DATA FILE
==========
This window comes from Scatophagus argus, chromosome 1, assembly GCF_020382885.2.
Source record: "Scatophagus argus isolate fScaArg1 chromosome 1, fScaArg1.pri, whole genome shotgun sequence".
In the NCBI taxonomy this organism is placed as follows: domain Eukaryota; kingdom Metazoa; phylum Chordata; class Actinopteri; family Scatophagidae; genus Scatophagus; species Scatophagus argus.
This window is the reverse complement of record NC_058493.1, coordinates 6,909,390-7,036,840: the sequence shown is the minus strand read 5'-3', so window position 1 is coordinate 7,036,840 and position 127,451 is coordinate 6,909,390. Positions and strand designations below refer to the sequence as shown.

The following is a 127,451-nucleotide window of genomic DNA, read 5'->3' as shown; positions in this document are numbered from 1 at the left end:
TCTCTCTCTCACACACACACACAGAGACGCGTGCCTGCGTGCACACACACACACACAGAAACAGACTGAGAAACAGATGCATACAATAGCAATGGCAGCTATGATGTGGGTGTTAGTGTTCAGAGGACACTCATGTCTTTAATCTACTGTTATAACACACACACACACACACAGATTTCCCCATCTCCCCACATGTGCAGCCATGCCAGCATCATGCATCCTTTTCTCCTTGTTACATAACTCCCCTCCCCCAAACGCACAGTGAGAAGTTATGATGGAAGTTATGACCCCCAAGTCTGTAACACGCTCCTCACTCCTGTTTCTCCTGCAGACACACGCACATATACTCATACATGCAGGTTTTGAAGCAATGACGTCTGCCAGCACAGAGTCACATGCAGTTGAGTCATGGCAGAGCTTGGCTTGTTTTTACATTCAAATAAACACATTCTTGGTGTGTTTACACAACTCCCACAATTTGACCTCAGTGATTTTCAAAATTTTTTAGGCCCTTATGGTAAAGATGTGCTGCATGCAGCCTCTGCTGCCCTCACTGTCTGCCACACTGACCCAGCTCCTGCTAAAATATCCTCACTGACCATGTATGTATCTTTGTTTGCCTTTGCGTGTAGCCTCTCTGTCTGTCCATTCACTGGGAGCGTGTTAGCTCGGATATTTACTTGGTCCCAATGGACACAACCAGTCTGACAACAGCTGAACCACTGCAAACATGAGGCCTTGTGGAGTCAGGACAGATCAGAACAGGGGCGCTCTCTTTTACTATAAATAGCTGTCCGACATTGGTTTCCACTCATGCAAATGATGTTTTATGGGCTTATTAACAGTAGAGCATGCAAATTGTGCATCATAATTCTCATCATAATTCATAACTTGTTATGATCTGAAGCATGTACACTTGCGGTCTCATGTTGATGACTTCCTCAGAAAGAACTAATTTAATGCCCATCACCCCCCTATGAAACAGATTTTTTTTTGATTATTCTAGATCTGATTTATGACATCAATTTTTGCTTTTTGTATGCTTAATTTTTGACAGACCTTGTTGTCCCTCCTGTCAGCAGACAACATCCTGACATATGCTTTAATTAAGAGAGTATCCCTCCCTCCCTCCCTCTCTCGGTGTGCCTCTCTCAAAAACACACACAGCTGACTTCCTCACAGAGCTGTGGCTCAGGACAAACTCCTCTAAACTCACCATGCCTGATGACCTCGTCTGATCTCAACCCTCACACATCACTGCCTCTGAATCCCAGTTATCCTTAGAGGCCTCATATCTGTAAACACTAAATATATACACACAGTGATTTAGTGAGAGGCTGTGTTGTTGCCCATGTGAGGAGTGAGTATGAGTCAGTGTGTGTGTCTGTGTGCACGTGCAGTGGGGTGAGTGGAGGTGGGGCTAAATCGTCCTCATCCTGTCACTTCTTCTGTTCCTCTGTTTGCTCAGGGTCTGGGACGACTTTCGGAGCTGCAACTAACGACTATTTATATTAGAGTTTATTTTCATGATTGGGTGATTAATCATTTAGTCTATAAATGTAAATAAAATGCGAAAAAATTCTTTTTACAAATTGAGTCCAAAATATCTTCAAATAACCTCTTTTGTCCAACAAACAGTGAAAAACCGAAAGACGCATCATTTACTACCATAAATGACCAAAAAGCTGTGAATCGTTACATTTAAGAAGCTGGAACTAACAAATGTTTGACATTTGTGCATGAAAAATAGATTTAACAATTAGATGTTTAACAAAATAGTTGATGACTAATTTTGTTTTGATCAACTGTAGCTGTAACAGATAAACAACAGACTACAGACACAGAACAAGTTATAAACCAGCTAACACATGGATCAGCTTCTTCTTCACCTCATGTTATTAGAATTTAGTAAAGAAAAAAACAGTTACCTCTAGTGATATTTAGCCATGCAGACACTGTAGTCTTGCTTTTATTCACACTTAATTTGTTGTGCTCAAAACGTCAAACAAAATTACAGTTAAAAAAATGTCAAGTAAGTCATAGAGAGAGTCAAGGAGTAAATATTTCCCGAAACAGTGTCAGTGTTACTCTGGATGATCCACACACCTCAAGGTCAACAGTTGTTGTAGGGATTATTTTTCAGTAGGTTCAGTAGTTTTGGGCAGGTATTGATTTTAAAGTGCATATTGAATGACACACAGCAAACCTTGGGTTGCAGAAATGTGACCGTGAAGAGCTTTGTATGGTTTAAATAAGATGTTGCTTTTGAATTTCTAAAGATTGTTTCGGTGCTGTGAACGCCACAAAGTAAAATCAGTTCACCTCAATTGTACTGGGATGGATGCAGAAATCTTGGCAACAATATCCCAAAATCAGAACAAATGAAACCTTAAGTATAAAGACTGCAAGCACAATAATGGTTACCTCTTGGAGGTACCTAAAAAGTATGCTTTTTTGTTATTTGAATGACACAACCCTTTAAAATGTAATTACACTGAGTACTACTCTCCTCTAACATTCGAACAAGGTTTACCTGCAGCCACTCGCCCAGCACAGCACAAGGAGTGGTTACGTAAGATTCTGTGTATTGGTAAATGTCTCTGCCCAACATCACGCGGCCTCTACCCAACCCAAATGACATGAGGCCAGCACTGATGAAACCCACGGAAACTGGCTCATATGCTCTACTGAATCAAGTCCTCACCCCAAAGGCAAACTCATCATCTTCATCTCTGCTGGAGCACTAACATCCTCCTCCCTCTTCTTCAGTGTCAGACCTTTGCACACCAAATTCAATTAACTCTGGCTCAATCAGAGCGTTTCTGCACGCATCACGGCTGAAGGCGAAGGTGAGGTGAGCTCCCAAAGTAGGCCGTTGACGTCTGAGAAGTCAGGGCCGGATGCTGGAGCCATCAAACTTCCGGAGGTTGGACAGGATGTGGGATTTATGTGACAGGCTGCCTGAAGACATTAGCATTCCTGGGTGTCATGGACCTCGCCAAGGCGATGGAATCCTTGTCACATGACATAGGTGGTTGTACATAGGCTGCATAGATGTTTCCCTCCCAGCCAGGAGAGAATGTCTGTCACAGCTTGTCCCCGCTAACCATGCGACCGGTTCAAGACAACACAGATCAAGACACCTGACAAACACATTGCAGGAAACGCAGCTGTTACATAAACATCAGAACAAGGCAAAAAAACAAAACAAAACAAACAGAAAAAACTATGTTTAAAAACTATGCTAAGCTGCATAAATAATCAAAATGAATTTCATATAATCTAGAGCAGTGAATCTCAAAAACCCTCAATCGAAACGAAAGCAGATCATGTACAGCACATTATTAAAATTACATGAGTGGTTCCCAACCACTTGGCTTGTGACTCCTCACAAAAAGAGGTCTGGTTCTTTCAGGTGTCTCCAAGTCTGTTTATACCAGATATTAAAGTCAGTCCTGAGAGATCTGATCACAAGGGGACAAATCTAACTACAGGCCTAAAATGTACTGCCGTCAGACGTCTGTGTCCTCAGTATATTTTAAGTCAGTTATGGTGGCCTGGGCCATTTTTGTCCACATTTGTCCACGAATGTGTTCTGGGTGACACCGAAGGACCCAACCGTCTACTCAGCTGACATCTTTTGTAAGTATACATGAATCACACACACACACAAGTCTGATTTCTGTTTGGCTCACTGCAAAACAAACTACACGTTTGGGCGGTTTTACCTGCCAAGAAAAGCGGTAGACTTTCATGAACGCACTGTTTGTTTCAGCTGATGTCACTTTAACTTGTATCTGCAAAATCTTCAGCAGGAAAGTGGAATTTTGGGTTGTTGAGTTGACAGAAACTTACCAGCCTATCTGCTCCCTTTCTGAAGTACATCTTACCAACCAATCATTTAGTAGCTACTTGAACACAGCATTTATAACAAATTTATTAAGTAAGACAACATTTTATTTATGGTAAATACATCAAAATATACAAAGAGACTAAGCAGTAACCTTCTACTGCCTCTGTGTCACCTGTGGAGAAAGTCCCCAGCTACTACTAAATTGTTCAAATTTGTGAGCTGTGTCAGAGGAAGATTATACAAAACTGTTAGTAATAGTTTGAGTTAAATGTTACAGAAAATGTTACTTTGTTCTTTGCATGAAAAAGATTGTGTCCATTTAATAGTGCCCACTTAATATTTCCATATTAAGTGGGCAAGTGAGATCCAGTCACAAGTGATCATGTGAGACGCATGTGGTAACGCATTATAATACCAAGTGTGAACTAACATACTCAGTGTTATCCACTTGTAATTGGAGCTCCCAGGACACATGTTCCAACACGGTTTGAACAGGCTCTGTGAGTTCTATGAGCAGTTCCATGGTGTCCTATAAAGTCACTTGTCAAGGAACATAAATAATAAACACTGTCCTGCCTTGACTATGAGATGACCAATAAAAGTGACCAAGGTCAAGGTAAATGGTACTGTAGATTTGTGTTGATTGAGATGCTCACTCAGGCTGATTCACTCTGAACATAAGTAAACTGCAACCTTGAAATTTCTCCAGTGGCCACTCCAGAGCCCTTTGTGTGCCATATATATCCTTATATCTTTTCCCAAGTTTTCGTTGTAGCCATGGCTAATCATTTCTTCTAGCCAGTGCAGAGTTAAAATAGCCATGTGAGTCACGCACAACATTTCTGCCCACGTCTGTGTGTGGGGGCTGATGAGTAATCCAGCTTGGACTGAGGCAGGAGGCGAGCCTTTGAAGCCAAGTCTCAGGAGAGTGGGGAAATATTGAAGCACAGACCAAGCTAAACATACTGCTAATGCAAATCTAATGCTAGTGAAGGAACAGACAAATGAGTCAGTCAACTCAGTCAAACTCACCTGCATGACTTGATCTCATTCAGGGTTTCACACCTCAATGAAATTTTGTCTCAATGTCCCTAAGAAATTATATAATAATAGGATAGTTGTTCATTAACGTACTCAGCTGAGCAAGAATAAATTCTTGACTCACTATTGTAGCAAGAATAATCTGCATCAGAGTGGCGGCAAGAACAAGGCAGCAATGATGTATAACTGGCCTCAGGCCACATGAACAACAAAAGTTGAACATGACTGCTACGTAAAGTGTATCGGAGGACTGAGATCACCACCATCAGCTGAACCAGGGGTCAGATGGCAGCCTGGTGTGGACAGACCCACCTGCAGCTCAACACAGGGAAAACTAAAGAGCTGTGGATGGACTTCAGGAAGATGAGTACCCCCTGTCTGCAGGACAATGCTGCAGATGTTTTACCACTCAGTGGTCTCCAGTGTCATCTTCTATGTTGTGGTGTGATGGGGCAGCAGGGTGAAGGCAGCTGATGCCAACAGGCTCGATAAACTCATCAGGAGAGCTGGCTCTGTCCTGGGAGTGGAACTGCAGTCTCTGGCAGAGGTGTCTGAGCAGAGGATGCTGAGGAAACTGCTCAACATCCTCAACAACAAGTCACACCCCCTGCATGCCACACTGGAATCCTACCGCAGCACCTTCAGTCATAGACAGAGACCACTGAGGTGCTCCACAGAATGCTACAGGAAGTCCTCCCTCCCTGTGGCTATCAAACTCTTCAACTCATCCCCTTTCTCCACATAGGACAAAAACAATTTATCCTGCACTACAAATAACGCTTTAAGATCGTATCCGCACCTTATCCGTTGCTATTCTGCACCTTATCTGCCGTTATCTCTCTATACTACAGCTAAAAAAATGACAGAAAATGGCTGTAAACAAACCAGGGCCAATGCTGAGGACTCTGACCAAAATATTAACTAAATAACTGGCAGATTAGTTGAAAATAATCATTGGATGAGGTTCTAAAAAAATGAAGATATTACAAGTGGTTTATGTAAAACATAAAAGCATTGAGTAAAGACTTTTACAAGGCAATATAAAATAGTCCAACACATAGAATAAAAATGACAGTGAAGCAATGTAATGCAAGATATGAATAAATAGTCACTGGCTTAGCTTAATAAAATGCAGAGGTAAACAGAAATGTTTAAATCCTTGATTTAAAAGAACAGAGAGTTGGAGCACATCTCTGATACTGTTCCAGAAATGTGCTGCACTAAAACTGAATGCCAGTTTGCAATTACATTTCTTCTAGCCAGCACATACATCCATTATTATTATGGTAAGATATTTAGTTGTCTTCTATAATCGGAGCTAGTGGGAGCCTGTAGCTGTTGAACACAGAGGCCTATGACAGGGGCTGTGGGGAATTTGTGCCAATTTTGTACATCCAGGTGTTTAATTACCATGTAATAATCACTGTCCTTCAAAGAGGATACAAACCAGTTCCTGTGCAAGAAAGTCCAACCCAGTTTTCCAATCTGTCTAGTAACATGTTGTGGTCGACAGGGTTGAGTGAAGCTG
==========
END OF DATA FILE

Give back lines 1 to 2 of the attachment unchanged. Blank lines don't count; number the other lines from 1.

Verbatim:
This window comes from Scatophagus argus, chromosome 1, assembly GCF_020382885.2.
Source record: "Scatophagus argus isolate fScaArg1 chromosome 1, fScaArg1.pri, whole genome shotgun sequence".